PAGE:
Wednesday, April 19, 2006

The Last Mortgage Loan I'll Ever Get

Promised to write about a loan program you’ve never heard of.  So here we are.

A couple weeks ago I sat with a lender and he told me about a program they are importing from overseas.  Apparently, outside the US, the standard 30-year amort (why 30 years?  Why not 25?  Or 40?) is not the dominant force it is here.  Out there, people get variable loans at a much higher rate than they do in the United States.  Interestingly, one does not hear about how German consumers are going to destroy their economy by getting adjustable mortgages, but I digress.

Last time I posted a question – how important is your interest rate, and offered an analysis of some answers.  Bottom line for most people – the rate matters far, far less than they think.  Yet the #1 question I get asked is not – hey, Jones, what’s the lowest payment I can get borrowing $200k? – but “so, what are rates right now?”

Example #1: the payment (on a 30-year loan) is the same for $150,000 at 9% as it is for $200,000 at 6%.  So is the rate more important than the loan size?  No.  But most people think they know the loan size going in.  Most people are wrong.

Example #2: the payment on $200,000 is about the same at 6% and 7% if the 7% loan is amortized at 40 years and the 6% at 30.  But I’m not going to live in my house for 40 years, you say.  No, you’re not.  You’re not going to live in it for 30 years either, though, are you?

What if you could make the interest rate matter even less?  What if you could change your outstanding loan amount every month – even every day?  What if your interest rate was not calculated as an amortized loan over 30 years, but computed like a credit card – based on your average daily balance for the month, with simple interest?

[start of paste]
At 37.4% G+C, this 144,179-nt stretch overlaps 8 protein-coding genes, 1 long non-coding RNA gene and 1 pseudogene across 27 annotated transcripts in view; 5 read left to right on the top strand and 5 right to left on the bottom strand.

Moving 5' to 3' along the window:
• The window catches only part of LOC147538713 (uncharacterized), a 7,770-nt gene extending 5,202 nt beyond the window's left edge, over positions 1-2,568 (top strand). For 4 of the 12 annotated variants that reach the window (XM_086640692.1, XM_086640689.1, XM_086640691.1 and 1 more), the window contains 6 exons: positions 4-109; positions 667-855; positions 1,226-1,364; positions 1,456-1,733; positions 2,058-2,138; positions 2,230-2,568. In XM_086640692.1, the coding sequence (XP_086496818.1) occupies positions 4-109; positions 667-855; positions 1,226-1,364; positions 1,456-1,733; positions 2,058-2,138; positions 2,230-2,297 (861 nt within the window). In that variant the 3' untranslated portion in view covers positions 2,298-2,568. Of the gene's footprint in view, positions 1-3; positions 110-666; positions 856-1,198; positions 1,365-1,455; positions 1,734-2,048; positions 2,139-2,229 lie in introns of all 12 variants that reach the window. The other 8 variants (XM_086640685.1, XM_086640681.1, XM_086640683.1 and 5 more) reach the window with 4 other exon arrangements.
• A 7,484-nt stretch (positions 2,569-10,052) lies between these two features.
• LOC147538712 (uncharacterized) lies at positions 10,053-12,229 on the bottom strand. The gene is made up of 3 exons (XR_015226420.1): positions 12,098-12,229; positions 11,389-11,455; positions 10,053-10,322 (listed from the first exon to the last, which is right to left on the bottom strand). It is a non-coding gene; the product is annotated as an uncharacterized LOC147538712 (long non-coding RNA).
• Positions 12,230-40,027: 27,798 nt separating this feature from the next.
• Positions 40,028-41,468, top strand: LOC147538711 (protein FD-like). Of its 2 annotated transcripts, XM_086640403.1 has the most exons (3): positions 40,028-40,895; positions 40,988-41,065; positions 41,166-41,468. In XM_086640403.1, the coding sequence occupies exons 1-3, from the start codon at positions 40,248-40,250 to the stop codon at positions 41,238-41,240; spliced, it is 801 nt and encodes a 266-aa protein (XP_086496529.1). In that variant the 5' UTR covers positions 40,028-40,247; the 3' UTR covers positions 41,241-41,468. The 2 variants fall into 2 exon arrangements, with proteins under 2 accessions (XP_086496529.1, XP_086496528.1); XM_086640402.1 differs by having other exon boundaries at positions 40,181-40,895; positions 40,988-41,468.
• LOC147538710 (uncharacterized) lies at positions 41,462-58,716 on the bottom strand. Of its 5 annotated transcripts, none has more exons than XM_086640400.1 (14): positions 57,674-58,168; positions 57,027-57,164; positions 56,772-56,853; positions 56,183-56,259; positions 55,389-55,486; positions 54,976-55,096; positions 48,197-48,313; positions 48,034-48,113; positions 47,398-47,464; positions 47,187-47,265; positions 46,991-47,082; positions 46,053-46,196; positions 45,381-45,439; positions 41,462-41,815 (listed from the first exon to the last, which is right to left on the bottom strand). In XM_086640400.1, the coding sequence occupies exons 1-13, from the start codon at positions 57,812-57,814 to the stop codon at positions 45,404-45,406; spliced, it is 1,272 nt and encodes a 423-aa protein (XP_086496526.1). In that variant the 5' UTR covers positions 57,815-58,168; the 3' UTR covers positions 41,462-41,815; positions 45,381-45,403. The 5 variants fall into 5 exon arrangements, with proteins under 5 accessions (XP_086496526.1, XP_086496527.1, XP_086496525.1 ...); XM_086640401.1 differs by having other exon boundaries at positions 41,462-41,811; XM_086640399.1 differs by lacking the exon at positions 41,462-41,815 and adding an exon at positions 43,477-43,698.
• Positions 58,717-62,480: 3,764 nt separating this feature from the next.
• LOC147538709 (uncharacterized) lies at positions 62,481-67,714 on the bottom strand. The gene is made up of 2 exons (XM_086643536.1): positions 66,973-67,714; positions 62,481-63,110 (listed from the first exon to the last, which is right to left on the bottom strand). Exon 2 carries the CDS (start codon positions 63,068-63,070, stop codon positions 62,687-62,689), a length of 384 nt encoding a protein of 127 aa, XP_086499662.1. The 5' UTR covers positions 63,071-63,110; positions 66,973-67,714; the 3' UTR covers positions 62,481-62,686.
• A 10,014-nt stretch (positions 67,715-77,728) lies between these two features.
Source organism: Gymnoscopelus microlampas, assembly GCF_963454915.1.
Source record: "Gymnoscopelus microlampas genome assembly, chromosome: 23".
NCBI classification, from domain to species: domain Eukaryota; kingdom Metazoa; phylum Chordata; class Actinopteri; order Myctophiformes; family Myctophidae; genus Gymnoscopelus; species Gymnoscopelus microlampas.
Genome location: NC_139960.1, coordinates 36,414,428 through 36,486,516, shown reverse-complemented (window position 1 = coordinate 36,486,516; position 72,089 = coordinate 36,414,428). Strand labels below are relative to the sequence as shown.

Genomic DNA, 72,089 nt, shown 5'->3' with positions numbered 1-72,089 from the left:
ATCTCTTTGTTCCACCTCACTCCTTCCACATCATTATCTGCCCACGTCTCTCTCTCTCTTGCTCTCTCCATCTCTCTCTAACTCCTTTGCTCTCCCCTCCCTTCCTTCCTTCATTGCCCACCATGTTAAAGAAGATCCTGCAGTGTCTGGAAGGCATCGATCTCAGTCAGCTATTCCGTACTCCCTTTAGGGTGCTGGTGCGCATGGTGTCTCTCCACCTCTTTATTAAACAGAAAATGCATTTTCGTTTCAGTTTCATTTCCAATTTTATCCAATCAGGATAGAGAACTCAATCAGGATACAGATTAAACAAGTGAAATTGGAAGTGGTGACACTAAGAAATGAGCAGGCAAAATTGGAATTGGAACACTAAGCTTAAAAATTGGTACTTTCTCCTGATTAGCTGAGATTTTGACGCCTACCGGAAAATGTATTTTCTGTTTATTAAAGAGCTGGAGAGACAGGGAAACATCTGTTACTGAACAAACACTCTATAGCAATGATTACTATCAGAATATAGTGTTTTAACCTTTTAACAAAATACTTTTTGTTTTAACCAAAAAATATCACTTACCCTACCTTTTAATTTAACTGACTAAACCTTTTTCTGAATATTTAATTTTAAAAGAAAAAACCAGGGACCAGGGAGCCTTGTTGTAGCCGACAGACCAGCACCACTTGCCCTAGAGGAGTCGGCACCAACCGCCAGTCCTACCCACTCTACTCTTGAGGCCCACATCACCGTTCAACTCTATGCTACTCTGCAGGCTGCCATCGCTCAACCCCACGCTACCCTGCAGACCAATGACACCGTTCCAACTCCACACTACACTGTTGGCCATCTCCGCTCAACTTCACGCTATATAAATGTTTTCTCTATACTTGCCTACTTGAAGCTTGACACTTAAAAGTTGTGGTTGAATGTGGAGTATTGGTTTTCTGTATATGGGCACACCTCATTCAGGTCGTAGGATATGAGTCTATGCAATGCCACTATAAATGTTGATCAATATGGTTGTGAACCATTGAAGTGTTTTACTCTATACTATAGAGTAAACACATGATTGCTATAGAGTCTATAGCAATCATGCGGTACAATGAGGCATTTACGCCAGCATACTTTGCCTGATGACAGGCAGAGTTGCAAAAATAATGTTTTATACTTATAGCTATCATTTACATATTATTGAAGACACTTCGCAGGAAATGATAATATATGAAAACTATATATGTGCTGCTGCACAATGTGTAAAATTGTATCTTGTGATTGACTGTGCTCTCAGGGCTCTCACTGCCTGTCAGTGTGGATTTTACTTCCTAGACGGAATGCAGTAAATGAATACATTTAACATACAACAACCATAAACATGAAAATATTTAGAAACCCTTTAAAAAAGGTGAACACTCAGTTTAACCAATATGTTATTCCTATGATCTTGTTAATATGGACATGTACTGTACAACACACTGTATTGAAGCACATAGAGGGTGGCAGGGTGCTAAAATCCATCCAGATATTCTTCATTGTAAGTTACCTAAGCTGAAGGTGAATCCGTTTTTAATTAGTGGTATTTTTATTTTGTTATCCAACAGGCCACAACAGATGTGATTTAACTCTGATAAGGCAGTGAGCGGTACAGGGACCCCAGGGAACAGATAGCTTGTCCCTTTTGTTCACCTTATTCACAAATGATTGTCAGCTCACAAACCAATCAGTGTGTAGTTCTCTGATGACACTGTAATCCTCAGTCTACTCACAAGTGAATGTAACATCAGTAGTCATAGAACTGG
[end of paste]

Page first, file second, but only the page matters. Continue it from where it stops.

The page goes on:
Well, there’s a loan like that.  What most people are doing with it is depositing their paychecks directly into the loan every time they get paid.  But you can’t do that, you say, because you need that money to pay bills.  So you do.  This loan lets you write checks (it even comes with a debit card) to cover them.  As long as you do not exceed your loan limit, you can do what you want with the rest.  Interest is calculated on your average daily balance, not on your loan limit.  So most people are paying interest on $2000 less than other people with traditional loans of the same amount – just for a few days.  Then it’s $1400 less.  Etc.  Another check comes, and the loan drops another $2000.  Goes back up.  And so on.

But what if, like me, you happen to be a business owner?  And what if your business sometimes puts $15,000 through in a month?  What if you’re a builder, and you put $50,000 through?  Or $100,000?  We have a builder we’re working with that has $150,000 in his business checking account right now.  Just in case.  His mortgage is $165,000.  He’s paying $1100 a month in interest.  When we finish the refinance, he’ll be paying about $175/mo.  And if he ever needs the money, he can get it.

What this means is that the average Joe, just by changing where his paycheck is deposited, can cut 7 years off his loan, and save tens of thousands in interest.

The industry has been searching for a way to make mortgages a part of the savings programs of Americans instead of a drain.  This loan, for many, many people, is the answer.

Now, it won’t work for everyone.  You have to have good credit and you have to have some equity in your property.  But if you do…

Email me or call me at 801-310-3407 if you want to talk about it.  You’ll be glad you did.